Our latest Notable Narrative is the collected series “California is a Place,” from filmmaker Drea Cooper and photographer Zackary Canepari. Cooper and Canepari have done commercial work and journalism around the globe, but their California series drives a camel through the eye of a needle by capturing the vastness of California in a series of intimate closeups of its places and people.

The short stories they tell – all are between five and eight minutes – possess an odd quality. In a talk with the Storyboard this week, Cooper mentioned Errol Morris as an inspiration, and no wonder – Morris’ work lives in the kind of in-between space that also serves as home to these short films.

“Scrapertown” presents Oakland’s Original Scraper Bike Team, a community of riders of tricked-out bicycles that motivates kids to get and keep good grades (and a flashy ride). “Borderland” offers a relentless reminder of the physical presence of the wall along the U.S.-Mexican border, as well as the perspectives of two men committed to keeping illegal immigrants on the other side of it. “El Rey” introduces Saúl Ezqueda, a Mariachi trumpet player and vocalist who stands in Los Angeles’ Mariachi Plaza waiting for work each day.

And then there are their unnerving subjects: The sex doll designer in “Honey Pie” dedicates himself to his craft and the creepy final product he produces. The Fresno slackers of “Cannonball” clean the garbage out of abandoned pools behind foreclosed houses in order to have a place to skateboard.

With such interesting characters, it would be easy to do a “good enough” story that uses predictable elements and glides along the tracks of pre-existing assumptions. But Canepari and Cooper refuse to surrender the story to their audience’s expectations, or even their subject’s views, which lends a unique feel to the films. The beautiful images shift and move in and out of focus, keeping viewers off balance and away from sentimentality, as if to say, “Don’t get too comfortable. You might miss something.”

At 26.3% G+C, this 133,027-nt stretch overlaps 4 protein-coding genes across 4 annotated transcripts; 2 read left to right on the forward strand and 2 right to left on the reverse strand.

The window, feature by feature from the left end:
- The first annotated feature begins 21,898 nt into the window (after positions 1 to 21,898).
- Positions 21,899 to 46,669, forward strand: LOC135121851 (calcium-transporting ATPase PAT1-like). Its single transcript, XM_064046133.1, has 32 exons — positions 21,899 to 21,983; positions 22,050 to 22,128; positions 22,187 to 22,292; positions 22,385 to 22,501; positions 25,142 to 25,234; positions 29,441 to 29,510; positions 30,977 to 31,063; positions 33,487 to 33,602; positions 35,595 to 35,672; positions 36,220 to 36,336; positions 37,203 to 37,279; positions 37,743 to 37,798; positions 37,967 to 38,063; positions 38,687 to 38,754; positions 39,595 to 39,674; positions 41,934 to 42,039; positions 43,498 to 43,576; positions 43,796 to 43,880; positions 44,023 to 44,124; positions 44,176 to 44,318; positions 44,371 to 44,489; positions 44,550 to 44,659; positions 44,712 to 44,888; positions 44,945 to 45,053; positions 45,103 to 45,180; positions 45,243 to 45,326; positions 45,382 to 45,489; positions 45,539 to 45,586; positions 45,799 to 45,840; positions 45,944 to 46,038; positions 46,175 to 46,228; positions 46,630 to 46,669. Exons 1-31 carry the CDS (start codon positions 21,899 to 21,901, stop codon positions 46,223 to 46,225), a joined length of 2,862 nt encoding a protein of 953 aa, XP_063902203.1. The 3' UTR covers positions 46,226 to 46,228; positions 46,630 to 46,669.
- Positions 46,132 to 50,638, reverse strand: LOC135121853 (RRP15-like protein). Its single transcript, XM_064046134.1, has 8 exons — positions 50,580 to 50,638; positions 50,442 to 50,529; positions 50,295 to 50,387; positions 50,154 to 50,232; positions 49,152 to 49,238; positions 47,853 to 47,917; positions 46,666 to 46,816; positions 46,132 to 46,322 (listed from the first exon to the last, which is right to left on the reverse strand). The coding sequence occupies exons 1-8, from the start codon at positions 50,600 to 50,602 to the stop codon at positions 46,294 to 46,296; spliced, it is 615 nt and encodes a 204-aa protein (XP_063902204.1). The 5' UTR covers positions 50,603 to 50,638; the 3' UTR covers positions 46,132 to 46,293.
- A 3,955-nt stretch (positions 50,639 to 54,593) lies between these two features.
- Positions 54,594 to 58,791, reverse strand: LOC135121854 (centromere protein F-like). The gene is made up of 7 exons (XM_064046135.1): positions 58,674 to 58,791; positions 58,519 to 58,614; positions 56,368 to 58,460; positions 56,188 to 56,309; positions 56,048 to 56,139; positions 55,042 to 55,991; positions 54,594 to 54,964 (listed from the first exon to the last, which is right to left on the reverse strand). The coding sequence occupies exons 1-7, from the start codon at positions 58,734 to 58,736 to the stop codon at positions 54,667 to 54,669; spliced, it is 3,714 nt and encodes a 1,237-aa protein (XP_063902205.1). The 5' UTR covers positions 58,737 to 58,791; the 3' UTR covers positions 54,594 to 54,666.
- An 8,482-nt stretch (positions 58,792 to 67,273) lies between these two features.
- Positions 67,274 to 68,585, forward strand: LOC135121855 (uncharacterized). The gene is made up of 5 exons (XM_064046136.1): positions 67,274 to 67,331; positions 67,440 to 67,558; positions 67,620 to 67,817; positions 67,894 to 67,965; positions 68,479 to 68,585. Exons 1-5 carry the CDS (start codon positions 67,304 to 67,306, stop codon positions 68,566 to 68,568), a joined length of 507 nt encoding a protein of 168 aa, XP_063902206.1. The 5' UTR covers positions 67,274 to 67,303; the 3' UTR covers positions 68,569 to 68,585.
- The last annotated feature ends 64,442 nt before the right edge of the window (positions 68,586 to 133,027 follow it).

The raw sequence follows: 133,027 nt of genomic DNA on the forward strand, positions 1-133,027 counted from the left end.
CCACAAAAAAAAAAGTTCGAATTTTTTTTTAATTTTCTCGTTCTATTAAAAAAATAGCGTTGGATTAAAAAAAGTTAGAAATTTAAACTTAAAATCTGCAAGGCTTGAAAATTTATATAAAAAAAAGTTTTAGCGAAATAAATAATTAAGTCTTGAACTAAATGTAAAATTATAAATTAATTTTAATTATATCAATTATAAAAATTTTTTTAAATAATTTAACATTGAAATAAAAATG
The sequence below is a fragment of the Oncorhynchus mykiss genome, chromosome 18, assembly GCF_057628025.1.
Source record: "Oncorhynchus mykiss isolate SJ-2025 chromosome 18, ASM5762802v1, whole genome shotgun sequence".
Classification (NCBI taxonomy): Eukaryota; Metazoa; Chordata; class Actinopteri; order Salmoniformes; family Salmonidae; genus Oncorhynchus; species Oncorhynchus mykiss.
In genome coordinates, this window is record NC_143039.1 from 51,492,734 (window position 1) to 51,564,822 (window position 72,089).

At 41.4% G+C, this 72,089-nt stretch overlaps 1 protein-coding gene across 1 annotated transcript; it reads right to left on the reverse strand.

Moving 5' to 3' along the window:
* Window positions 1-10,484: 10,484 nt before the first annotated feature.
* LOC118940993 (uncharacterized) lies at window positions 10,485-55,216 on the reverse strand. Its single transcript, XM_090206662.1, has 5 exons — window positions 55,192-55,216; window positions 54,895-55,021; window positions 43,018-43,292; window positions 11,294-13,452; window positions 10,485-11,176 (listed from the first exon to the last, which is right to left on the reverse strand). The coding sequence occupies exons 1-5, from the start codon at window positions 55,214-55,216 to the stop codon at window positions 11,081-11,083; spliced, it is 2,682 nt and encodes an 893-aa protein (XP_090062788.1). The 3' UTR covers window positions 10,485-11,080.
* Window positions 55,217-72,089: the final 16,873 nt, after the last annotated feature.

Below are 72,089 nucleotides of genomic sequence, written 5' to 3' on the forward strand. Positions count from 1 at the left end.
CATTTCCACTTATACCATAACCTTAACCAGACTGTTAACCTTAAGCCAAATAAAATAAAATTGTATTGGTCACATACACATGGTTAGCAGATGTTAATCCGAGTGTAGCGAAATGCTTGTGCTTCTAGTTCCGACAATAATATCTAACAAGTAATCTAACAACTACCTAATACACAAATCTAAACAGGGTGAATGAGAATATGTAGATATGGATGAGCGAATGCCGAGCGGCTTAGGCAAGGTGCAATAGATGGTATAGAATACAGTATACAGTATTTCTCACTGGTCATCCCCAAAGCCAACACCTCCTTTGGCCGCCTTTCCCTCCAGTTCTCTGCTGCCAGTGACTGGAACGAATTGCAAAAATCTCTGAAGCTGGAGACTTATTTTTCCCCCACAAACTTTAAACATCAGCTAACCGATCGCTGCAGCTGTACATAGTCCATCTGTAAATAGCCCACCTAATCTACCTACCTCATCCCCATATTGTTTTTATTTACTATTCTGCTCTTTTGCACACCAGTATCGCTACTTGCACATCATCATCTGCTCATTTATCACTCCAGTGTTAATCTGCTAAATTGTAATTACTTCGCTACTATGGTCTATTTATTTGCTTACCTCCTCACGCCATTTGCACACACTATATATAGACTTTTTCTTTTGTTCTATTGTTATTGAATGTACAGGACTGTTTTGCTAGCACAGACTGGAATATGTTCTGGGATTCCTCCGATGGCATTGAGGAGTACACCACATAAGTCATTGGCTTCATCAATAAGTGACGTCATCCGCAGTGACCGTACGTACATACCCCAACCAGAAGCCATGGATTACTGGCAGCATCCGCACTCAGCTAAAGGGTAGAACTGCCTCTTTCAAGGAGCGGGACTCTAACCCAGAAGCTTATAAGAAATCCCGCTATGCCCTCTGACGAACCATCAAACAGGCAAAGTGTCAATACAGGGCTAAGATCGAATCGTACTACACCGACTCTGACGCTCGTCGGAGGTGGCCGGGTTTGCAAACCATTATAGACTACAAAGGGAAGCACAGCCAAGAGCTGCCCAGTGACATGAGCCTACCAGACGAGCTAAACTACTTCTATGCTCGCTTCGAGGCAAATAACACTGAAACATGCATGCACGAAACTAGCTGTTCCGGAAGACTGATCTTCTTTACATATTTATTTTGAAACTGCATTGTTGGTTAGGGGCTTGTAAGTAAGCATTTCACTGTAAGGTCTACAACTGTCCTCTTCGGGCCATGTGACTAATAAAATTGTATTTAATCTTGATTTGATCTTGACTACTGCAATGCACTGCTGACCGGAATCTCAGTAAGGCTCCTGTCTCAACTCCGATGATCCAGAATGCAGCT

While the makers of “California is a Place” use a little text up front to open their stories, they are not big on offering context outside of what the visuals or their characters can directly communicate. And yet most of the films are bound up with such topical issues as immigration, the recent wave of foreclosures, and neighborhoods blighted by poverty.

The films offer a strange kind of narrative, in which not much (or else a lot) happens, while the characters themselves rarely transform during the course of the story. It is our understanding of the characters, however, that provides the element of change. By looking closer through an off-kilter lens or attending in new ways, our comprehension of individual human beings changes, and in the aggregate, we earn a truer vision of this messy, vibrant state.

[For more on “California is a Place,” check out our Q&A with filmmaker Drea Cooper, in which he talks about the fine line between journalism and art, his hopes for nudging viewers toward fresh perspectives, and why there are no women in the series.]

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